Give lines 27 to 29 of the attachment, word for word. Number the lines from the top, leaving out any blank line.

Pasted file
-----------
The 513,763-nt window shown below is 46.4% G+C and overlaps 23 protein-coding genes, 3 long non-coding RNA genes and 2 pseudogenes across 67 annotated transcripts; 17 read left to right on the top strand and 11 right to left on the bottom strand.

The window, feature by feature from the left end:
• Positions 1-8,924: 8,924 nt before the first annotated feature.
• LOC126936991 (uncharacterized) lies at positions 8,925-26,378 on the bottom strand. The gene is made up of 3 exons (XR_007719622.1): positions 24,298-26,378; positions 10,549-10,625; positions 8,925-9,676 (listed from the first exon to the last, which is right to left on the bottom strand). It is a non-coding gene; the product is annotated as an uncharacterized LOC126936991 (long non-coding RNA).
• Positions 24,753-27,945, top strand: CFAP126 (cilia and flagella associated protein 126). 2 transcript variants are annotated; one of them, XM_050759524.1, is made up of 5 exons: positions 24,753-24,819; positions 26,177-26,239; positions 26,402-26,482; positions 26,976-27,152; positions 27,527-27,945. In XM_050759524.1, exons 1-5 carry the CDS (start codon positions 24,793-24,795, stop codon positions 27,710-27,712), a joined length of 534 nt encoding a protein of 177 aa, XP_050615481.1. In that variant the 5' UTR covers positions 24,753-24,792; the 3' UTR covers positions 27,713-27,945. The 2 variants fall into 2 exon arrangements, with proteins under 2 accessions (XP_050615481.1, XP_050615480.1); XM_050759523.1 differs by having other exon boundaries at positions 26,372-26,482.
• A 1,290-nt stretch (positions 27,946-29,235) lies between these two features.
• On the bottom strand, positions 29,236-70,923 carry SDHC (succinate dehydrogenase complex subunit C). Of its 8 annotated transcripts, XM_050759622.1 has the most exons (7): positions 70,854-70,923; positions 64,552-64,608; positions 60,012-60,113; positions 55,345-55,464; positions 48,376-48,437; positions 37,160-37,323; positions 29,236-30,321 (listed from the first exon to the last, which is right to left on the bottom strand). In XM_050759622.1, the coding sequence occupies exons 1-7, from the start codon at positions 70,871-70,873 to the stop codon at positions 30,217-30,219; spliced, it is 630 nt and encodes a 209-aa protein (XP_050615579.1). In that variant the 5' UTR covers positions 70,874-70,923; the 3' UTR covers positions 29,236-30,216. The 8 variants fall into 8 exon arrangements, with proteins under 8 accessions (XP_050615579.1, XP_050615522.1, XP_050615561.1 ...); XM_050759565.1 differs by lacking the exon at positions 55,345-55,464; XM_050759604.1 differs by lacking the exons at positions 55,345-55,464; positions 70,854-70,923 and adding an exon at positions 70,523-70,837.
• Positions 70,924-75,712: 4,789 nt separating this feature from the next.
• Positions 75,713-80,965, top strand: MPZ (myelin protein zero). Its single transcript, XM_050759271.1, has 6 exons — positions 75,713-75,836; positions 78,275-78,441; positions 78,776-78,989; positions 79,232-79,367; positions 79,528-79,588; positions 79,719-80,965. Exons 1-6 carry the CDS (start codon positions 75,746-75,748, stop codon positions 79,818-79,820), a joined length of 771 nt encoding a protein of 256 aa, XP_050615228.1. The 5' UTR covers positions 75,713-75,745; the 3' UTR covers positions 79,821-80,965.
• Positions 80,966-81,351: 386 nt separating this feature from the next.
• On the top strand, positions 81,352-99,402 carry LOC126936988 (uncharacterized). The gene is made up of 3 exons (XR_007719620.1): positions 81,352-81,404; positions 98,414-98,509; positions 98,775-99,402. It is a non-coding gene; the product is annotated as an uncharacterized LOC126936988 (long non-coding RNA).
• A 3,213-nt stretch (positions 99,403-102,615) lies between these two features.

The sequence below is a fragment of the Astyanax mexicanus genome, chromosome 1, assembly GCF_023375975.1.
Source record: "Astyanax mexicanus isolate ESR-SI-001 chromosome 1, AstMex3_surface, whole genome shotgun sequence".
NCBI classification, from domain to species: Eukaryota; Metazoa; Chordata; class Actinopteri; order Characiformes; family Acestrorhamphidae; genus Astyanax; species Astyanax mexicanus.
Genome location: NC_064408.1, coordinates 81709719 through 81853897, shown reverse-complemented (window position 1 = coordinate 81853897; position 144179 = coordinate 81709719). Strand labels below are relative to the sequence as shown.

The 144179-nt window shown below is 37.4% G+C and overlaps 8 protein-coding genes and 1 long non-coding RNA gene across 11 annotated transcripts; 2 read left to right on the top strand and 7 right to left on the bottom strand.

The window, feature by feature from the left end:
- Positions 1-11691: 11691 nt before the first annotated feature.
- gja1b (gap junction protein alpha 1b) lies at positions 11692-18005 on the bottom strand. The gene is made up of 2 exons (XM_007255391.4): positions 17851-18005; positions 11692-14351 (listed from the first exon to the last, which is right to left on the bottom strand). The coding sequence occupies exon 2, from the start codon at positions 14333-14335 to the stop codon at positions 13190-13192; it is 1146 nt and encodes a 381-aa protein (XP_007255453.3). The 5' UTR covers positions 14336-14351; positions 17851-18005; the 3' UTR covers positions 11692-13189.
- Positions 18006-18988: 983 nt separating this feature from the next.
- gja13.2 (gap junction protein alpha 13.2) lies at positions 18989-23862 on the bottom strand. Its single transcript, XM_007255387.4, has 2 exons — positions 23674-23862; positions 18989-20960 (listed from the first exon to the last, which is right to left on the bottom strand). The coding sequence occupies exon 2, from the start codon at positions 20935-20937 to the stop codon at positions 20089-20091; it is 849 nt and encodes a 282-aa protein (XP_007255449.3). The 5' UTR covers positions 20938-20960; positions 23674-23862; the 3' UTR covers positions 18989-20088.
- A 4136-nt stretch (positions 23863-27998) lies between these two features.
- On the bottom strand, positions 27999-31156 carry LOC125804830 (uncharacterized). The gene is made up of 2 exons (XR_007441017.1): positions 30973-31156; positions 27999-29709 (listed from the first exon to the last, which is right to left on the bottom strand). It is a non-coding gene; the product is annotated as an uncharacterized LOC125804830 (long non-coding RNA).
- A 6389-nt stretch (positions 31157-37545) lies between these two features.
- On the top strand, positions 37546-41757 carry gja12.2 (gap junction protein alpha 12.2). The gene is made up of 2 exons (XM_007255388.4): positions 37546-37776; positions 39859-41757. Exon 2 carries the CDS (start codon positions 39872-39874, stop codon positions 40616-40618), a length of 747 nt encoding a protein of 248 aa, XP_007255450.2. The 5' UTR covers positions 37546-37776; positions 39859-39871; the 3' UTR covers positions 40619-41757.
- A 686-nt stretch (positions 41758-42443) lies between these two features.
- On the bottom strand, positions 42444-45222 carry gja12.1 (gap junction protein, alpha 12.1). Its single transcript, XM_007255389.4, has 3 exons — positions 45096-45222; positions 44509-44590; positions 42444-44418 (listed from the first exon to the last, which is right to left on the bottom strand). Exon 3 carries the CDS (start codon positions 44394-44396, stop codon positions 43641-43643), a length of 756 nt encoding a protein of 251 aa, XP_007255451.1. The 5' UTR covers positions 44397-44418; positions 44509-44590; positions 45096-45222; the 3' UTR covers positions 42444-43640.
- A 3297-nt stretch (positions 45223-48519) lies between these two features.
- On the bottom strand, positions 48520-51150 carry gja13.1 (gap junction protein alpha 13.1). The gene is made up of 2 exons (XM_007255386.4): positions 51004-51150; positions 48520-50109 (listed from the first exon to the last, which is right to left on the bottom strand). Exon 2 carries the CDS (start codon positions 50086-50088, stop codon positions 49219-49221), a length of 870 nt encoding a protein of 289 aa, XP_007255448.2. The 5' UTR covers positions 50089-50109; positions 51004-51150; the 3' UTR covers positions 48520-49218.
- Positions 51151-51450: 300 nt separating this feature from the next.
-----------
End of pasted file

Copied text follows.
- A 686-nt stretch (positions 41758-42443) lies between these two features.
- On the bottom strand, positions 42444-45222 carry gja12.1 (gap junction protein, alpha 12.1). Its single transcript, XM_007255389.4, has 3 exons — positions 45096-45222; positions 44509-44590; positions 42444-44418 (listed from the first exon to the last, which is right to left on the bottom strand). Exon 3 carries the CDS (start codon positions 44394-44396, stop codon positions 43641-43643), a length of 756 nt encoding a protein of 251 aa, XP_007255451.1. The 5' UTR covers positions 44397-44418; positions 44509-44590; positions 45096-45222; the 3' UTR covers positions 42444-43640.
- A 3297-nt stretch (positions 45223-48519) lies between these two features.